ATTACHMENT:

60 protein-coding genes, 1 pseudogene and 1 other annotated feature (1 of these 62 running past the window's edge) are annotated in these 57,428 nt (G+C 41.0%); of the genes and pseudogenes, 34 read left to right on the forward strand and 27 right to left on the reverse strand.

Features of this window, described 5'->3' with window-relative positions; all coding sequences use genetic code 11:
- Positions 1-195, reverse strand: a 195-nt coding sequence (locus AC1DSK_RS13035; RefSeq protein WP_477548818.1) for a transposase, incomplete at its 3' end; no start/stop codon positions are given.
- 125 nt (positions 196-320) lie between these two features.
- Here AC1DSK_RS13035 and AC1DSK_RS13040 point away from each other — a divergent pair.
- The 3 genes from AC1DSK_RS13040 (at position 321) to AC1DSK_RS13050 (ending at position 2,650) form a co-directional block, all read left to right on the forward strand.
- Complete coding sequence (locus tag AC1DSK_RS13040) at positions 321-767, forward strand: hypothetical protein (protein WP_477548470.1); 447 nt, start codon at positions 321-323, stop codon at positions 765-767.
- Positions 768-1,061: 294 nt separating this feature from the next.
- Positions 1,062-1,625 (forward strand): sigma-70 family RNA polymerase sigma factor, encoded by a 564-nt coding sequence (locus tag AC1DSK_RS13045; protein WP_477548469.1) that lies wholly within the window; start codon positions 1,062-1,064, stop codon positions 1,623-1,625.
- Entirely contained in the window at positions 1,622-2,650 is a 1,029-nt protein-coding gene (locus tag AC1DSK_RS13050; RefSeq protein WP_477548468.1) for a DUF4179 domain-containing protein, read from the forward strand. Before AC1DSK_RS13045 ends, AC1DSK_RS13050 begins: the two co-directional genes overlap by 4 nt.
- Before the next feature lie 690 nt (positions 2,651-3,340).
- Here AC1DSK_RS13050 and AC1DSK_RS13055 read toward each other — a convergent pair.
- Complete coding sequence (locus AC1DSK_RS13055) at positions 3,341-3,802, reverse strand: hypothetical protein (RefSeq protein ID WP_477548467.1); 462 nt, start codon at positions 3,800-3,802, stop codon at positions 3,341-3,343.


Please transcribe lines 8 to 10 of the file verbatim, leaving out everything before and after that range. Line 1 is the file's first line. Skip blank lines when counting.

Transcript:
- Positions 768-1,061: 294 nt separating this feature from the next.
- Positions 1,062-1,625 (forward strand): sigma-70 family RNA polymerase sigma factor, encoded by a 564-nt coding sequence (locus tag AC1DSK_RS13045; protein WP_477548469.1) that lies wholly within the window; start codon positions 1,062-1,064, stop codon positions 1,623-1,625.
- Entirely contained in the window at positions 1,622-2,650 is a 1,029-nt protein-coding gene (locus tag AC1DSK_RS13050; RefSeq protein WP_477548468.1) for a DUF4179 domain-containing protein, read from the forward strand. Before AC1DSK_RS13045 ends, AC1DSK_RS13050 begins: the two co-directional genes overlap by 4 nt.